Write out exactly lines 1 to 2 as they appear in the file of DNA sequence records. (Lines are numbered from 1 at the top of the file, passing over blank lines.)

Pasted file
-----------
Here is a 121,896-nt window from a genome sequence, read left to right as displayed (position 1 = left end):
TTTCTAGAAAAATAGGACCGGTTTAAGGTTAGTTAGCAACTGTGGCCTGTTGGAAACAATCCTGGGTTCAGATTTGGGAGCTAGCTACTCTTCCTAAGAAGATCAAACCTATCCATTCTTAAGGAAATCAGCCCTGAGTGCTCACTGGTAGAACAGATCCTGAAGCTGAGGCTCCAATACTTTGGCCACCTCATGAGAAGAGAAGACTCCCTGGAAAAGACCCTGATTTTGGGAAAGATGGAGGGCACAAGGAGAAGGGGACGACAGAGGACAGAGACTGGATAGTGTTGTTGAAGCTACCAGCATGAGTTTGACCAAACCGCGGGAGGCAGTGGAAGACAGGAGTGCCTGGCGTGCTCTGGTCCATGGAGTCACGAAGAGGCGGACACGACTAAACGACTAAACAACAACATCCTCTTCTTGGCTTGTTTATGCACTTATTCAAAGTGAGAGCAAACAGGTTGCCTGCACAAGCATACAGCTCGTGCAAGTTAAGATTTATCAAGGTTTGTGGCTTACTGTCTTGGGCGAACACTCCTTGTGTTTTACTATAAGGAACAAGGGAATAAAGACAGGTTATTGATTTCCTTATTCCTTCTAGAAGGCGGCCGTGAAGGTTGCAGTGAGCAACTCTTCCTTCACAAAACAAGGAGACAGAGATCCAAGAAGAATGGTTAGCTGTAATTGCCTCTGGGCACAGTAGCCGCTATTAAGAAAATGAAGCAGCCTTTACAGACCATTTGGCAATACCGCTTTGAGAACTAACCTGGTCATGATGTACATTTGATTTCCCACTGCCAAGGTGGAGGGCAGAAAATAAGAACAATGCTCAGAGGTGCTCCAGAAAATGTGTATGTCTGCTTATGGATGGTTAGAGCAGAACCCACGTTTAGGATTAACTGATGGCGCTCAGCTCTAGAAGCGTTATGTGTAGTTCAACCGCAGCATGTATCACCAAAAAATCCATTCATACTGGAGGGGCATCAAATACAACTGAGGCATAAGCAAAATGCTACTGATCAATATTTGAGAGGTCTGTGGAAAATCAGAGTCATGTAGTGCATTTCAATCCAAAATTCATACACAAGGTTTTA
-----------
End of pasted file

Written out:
Here is a 121,896-nt window from a genome sequence, read left to right as displayed (position 1 = left end):
TTTCTAGAAAAATAGGACCGGTTTAAGGTTAGTTAGCAACTGTGGCCTGTTGGAAACAATCCTGGGTTCAGATTTGGGAGCTAGCTACTCTTCCTAAGAAGATCAAACCTATCCATTCTTAAGGAAATCAGCCCTGAGTGCTCACTGGTAGAACAGATCCTGAAGCTGAGGCTCCAATACTTTGGCCACCTCATGAGAAGAGAAGACTCCCTGGAAAAGACCCTGATTTTGGGAAAGATGGAGGGCACAAGGAGAAGGGGACGACAGAGGACAGAGACTGGATAGTGTTGTTGAAGCTACCAGCATGAGTTTGACCAAACCGCGGGAGGCAGTGGAAGACAGGAGTGCCTGGCGTGCTCTGGTCCATGGAGTCACGAAGAGGCGGACACGACTAAACGACTAAACAACAACATCCTCTTCTTGGCTTGTTTATGCACTTATTCAAAGTGAGAGCAAACAGGTTGCCTGCACAAGCATACAGCTCGTGCAAGTTAAGATTTATCAAGGTTTGTGGCTTACTGTCTTGGGCGAACACTCCTTGTGTTTTACTATAAGGAACAAGGGAATAAAGACAGGTTATTGATTTCCTTATTCCTTCTAGAAGGCGGCCGTGAAGGTTGCAGTGAGCAACTCTTCCTTCACAAAACAAGGAGACAGAGATCCAAGAAGAATGGTTAGCTGTAATTGCCTCTGGGCACAGTAGCCGCTATTAAGAAAATGAAGCAGCCTTTACAGACCATTTGGCAATACCGCTTTGAGAACTAACCTGGTCATGATGTACATTTGATTTCCCACTGCCAAGGTGGAGGGCAGAAAATAAGAACAATGCTCAGAGGTGCTCCAGAAAATGTGTATGTCTGCTTATGGATGGTTAGAGCAGAACCCACGTTTAGGATTAACTGATGGCGCTCAGCTCTAGAAGCGTTATGTGTAGTTCAACCGCAGCATGTATCACCAAAAAATCCATTCATACTGGAGGGGCATCAAATACAACTGAGGCATAAGCAAAATGCTACTGATCAATATTTGAGAGGTCTGTGGAAAATCAGAGTCATGTAGTGCATTTCAATCCAAAATTCATACACAAGGTTTTA